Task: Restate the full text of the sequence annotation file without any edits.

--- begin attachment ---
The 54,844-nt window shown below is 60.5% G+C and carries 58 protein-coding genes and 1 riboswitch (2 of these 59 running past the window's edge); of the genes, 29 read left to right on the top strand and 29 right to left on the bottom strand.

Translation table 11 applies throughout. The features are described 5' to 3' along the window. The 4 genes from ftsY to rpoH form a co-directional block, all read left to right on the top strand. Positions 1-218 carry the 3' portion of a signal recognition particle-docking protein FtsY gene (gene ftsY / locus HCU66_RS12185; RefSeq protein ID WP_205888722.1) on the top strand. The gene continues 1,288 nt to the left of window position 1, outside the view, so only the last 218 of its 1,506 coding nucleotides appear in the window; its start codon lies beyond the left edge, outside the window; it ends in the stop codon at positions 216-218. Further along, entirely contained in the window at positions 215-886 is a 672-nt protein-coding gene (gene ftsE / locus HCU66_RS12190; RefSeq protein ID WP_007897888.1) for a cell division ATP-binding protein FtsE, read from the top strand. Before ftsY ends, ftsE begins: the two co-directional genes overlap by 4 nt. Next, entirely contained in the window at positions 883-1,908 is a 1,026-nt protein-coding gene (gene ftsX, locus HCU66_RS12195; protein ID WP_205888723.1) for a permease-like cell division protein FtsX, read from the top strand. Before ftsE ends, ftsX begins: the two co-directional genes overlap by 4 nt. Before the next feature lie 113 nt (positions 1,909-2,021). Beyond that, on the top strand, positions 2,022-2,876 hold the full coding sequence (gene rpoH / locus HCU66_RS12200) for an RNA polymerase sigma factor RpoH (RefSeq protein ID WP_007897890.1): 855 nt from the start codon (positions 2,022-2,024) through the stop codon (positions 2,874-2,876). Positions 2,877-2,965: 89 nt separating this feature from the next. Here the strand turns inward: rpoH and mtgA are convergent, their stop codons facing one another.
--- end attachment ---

The 54,844-nt window shown below is 60.5% G+C and carries 58 protein-coding genes and 1 riboswitch (2 of these 59 running past the window's edge); of the genes, 29 read left to right on the top strand and 29 right to left on the bottom strand.

Translation table 11 applies throughout. The features are described 5' to 3' along the window. The 4 genes from ftsY to rpoH form a co-directional block, all read left to right on the top strand. Positions 1-218 carry the 3' portion of a signal recognition particle-docking protein FtsY gene (gene ftsY / locus HCU66_RS12185; RefSeq protein ID WP_205888722.1) on the top strand. The gene continues 1,288 nt to the left of window position 1, outside the view, so only the last 218 of its 1,506 coding nucleotides appear in the window; its start codon lies beyond the left edge, outside the window; it ends in the stop codon at positions 216-218. Further along, entirely contained in the window at positions 215-886 is a 672-nt protein-coding gene (gene ftsE / locus HCU66_RS12190; RefSeq protein ID WP_007897888.1) for a cell division ATP-binding protein FtsE, read from the top strand. Before ftsY ends, ftsE begins: the two co-directional genes overlap by 4 nt. Next, entirely contained in the window at positions 883-1,908 is a 1,026-nt protein-coding gene (gene ftsX, locus HCU66_RS12195; protein ID WP_205888723.1) for a permease-like cell division protein FtsX, read from the top strand. Before ftsE ends, ftsX begins: the two co-directional genes overlap by 4 nt. Before the next feature lie 113 nt (positions 1,909-2,021). Beyond that, on the top strand, positions 2,022-2,876 hold the full coding sequence (gene rpoH / locus HCU66_RS12200) for an RNA polymerase sigma factor RpoH (RefSeq protein ID WP_007897890.1): 855 nt from the start codon (positions 2,022-2,024) through the stop codon (positions 2,874-2,876). Positions 2,877-2,965: 89 nt separating this feature from the next. Here the strand turns inward: rpoH and mtgA are convergent, their stop codons facing one another.